In fact, a good chunk of the problems with this movie really do seem to be more a product of its origins. With those in mind, for a late 70s made-for-TV project, it actually turned out fairly well. Even more surprising, it's actually aged alright under those circumstances. It's no Akira, but the animation is actually still pretty decent in many moments, with very few really glaring errors in it.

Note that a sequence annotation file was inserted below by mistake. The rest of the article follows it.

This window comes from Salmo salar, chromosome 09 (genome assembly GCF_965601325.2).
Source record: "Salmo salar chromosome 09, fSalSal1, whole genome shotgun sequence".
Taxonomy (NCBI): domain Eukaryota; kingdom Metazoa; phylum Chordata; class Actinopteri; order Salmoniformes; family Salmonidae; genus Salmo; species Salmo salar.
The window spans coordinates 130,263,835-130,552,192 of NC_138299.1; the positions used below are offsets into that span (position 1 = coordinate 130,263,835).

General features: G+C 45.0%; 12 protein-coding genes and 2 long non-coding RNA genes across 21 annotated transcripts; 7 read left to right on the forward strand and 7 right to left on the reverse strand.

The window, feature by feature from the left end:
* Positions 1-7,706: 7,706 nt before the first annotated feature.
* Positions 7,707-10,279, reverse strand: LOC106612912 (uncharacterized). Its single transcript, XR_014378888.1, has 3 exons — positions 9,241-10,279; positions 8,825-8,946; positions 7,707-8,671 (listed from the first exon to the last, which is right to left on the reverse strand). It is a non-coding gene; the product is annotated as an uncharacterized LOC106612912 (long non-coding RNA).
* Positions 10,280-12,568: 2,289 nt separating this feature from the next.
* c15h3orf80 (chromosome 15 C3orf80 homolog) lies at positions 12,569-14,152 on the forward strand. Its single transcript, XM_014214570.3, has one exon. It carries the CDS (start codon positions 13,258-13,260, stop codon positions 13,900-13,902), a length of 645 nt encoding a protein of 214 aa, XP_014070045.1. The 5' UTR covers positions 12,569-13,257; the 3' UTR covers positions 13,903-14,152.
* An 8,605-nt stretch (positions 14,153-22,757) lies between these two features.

Probably the strongest aspect this movie has going for it is probably the voice cast. Orson Bean as Bilbo is one of those roles I've actually come to appreciate more over the years. While there are a few awkward line reads, he is, by and large, a good fit in the role - especially when one considers that, by design, Bilbo was a 50-year-old homebody. Taking that into account,  Bean's older sounding voice lends itself well to the part. John Huston as Gandalf is one I'm a bit more split on. On the one hand, it's John Huston - the man has one of those voices where even the act of reading the nutritional information on a box of cereal can sound interesting (which sort of makes it creepy when you consider one of his most famous acting roles is still as all-around scumbag Noah Cross in Chinatown.) On the other, his Gandalf feels rather flat at points. Some of the edge of that is taken off by virtue of the John Huston voice, but the fact is, some lines do still fumble a little because of it. If anyone could be seen as the MVP in the cast, it's arguably veteran voice actor Hans Conried as dwarf leader Thorin Oakenshield. While a lot of the character's development is sadly lost in the condensed story, Conried still imbues him with a good balance of the nobility of his position and bull-headed stubbornness. He makes the part work well in spite of its bare bones characterization. The rest of the cast are varying degrees of capable, with a lot of veteran voice actors among them. The two others worth much note being Brother Theodore as Gollum, played here starting quiet and slowly growing more manic, and Richard Boone as Smaug (and here's where I invoke the heretic card and say now, on hearing both in fairly short succession, I think I prefer Boone's Smaug to Cumberbatch in some respects.) The only real grievance I can think of in this cast isn't even so much bad as confusing - I'm not really sure why they got Otto Preminger in this for about maybe 20 lines (tops) as the king of the Wood Elves, but it really comes across a rather random piece of casting and doesn't really add much. It doesn't subtract at least, but it still leads me to wonder where the decision came from.